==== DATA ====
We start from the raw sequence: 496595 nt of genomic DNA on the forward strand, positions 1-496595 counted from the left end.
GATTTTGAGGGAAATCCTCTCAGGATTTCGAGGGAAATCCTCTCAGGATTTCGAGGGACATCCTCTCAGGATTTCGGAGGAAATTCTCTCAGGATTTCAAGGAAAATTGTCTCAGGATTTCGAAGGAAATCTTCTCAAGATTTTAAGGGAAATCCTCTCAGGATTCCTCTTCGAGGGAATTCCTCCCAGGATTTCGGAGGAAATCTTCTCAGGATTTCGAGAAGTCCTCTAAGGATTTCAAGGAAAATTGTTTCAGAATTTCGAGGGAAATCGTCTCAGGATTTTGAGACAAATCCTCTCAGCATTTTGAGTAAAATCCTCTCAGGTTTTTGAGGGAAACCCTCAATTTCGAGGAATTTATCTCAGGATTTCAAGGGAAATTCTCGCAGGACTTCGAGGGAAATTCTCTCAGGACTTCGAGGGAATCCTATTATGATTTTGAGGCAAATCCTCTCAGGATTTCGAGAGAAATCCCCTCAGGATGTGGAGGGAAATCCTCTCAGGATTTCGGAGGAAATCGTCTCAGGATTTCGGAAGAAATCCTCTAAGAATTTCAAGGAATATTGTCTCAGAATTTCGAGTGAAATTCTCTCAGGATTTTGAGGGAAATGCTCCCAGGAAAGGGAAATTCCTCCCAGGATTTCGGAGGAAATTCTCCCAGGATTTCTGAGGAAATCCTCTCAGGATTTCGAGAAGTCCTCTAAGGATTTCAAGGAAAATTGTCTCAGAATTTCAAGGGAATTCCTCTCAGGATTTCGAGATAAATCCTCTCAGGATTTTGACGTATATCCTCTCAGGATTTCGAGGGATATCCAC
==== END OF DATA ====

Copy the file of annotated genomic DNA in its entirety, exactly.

We start from the raw sequence: 496595 nt of genomic DNA on the forward strand, positions 1-496595 counted from the left end.
GATTTTGAGGGAAATCCTCTCAGGATTTCGAGGGAAATCCTCTCAGGATTTCGAGGGACATCCTCTCAGGATTTCGGAGGAAATTCTCTCAGGATTTCAAGGAAAATTGTCTCAGGATTTCGAAGGAAATCTTCTCAAGATTTTAAGGGAAATCCTCTCAGGATTCCTCTTCGAGGGAATTCCTCCCAGGATTTCGGAGGAAATCTTCTCAGGATTTCGAGAAGTCCTCTAAGGATTTCAAGGAAAATTGTTTCAGAATTTCGAGGGAAATCGTCTCAGGATTTTGAGACAAATCCTCTCAGCATTTTGAGTAAAATCCTCTCAGGTTTTTGAGGGAAACCCTCAATTTCGAGGAATTTATCTCAGGATTTCAAGGGAAATTCTCGCAGGACTTCGAGGGAAATTCTCTCAGGACTTCGAGGGAATCCTATTATGATTTTGAGGCAAATCCTCTCAGGATTTCGAGAGAAATCCCCTCAGGATGTGGAGGGAAATCCTCTCAGGATTTCGGAGGAAATCGTCTCAGGATTTCGGAAGAAATCCTCTAAGAATTTCAAGGAATATTGTCTCAGAATTTCGAGTGAAATTCTCTCAGGATTTTGAGGGAAATGCTCCCAGGAAAGGGAAATTCCTCCCAGGATTTCGGAGGAAATTCTCCCAGGATTTCTGAGGAAATCCTCTCAGGATTTCGAGAAGTCCTCTAAGGATTTCAAGGAAAATTGTCTCAGAATTTCAAGGGAATTCCTCTCAGGATTTCGAGATAAATCCTCTCAGGATTTTGACGTATATCCTCTCAGGATTTCGAGGGATATCCAC